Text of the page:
Investigating The T Cell Repertoire In Melanoma Immune Checkpoint Inhibitor Therapy Patients and Their Response To Therapy
In the study presented, changes to CD4+ T Cells, CD8+ T Cells and their reactivity to stimuli by Immune Checkpoint Inhibitor (ICI) Therapy are investigated. Findings are compared to healthy donors and patients’ course of therapy, to better predict response to therapy, development of immune-related adverse effects (irAEs), patient benefit and survival.
The study is part of an ongoing Master Thesis.
Tumors can exhibit immune-evasion mechanisms by expressing checkpoint ligands, e.g. PD-L1 and CTLA-4 ligands. This can be abrogated by ICIs, which bind immune checkpoint molecules and prevent their ligands from interacting, restoring anti-tumor responses.
Since 2011, multiple ICIs have been approved for treatment of melanoma in Germany. However, irAEs may arise in up to 45% of ICI patients, depending on the dose, time and type of agent used.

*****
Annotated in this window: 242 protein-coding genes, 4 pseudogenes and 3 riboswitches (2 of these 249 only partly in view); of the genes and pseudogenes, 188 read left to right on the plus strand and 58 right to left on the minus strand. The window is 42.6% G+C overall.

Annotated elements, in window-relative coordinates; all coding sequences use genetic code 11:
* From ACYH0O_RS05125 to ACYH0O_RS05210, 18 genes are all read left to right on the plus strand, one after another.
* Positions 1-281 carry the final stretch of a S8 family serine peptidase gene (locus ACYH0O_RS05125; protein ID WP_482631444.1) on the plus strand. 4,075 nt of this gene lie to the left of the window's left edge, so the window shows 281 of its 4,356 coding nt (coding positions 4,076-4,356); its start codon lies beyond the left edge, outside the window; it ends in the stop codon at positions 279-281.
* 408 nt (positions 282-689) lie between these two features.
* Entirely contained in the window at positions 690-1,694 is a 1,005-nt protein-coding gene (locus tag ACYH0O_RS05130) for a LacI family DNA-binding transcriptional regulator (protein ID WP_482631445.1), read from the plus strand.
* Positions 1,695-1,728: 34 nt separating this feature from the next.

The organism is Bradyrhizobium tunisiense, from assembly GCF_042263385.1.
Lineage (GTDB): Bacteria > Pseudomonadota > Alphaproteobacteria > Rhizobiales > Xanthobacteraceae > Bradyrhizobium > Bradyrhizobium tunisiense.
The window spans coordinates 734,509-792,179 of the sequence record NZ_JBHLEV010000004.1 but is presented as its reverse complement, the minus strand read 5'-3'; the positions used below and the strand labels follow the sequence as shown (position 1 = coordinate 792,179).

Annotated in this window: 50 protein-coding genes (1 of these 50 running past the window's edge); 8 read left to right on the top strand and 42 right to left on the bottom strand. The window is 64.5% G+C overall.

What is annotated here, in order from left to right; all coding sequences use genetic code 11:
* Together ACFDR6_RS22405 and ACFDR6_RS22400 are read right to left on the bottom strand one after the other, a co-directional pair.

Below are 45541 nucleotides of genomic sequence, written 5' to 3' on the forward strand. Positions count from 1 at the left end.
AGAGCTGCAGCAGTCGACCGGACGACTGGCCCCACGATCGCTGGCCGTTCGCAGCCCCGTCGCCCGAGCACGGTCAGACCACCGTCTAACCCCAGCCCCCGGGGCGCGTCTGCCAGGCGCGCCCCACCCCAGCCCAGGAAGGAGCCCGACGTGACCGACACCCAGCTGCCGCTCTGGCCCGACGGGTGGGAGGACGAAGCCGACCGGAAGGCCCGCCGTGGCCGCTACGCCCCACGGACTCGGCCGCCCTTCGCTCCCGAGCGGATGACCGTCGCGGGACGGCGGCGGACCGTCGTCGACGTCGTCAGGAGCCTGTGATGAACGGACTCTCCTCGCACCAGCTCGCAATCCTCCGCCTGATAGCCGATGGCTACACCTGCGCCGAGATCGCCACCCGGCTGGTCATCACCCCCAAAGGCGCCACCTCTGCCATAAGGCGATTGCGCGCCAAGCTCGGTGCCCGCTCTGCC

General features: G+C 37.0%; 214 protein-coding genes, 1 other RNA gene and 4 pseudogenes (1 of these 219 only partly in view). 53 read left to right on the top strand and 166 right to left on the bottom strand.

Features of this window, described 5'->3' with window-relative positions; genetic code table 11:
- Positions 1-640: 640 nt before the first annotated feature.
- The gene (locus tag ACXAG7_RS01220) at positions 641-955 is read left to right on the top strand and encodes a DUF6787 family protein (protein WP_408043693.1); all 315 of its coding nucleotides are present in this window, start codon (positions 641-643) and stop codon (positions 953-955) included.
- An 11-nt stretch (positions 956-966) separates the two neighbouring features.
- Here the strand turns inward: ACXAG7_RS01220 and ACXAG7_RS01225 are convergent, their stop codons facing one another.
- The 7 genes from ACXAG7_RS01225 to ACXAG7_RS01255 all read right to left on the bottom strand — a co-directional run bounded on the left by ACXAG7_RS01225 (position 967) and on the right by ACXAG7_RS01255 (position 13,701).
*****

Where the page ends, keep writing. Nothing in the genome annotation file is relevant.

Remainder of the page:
To characterize the T cell department, samples from healthy donors and melanoma patients were intra- and extracellularly analyzed using Flow Cytometry (FACS) by staining surface markers of CD4+ subsets, CD8+ cells and transcription factors Tbet, GATA3, RORγt and FoxP3. So far, characterizing assays have been developed and verified for healthy donors.
Currently, healthy donor samples are being incubated with anti-CD3/CD28 or melanoma cell culture supernatant to investigate their reactivity to stimuli. Results will subsequently be compared to melanoma ICI therapy patients.